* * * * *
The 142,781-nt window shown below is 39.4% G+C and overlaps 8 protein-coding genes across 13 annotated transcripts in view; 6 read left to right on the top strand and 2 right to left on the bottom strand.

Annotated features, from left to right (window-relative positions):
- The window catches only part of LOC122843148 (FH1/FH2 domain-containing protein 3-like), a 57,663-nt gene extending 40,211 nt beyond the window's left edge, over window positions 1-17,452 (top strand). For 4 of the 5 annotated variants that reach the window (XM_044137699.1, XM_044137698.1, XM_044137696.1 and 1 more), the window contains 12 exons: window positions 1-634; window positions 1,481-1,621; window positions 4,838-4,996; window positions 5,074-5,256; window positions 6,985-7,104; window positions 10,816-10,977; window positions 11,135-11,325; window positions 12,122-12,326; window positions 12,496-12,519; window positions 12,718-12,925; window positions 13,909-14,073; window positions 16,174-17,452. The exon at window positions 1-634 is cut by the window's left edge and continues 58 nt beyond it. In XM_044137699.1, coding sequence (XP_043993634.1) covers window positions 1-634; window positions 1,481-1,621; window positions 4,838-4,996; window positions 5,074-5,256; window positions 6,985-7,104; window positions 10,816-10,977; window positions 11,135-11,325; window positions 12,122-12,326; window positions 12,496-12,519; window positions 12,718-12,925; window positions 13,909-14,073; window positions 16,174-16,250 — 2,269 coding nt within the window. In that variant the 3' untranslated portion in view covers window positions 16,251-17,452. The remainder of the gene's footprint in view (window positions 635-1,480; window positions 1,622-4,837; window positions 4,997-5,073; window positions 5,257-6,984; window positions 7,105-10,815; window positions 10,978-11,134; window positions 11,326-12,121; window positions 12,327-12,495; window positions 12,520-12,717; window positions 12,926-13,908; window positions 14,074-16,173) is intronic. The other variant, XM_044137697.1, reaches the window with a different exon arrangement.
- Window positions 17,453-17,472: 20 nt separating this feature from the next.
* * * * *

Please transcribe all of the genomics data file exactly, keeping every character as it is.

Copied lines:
The 142,781-nt window shown below is 39.4% G+C and overlaps 8 protein-coding genes across 13 annotated transcripts in view; 6 read left to right on the top strand and 2 right to left on the bottom strand.

Annotated features, from left to right (window-relative positions):
- The window catches only part of LOC122843148 (FH1/FH2 domain-containing protein 3-like), a 57,663-nt gene extending 40,211 nt beyond the window's left edge, over window positions 1-17,452 (top strand). For 4 of the 5 annotated variants that reach the window (XM_044137699.1, XM_044137698.1, XM_044137696.1 and 1 more), the window contains 12 exons: window positions 1-634; window positions 1,481-1,621; window positions 4,838-4,996; window positions 5,074-5,256; window positions 6,985-7,104; window positions 10,816-10,977; window positions 11,135-11,325; window positions 12,122-12,326; window positions 12,496-12,519; window positions 12,718-12,925; window positions 13,909-14,073; window positions 16,174-17,452. The exon at window positions 1-634 is cut by the window's left edge and continues 58 nt beyond it. In XM_044137699.1, coding sequence (XP_043993634.1) covers window positions 1-634; window positions 1,481-1,621; window positions 4,838-4,996; window positions 5,074-5,256; window positions 6,985-7,104; window positions 10,816-10,977; window positions 11,135-11,325; window positions 12,122-12,326; window positions 12,496-12,519; window positions 12,718-12,925; window positions 13,909-14,073; window positions 16,174-16,250 — 2,269 coding nt within the window. In that variant the 3' untranslated portion in view covers window positions 16,251-17,452. The remainder of the gene's footprint in view (window positions 635-1,480; window positions 1,622-4,837; window positions 4,997-5,073; window positions 5,257-6,984; window positions 7,105-10,815; window positions 10,978-11,134; window positions 11,326-12,121; window positions 12,327-12,495; window positions 12,520-12,717; window positions 12,926-13,908; window positions 14,074-16,173) is intronic. The other variant, XM_044137697.1, reaches the window with a different exon arrangement.
- Window positions 17,453-17,472: 20 nt separating this feature from the next.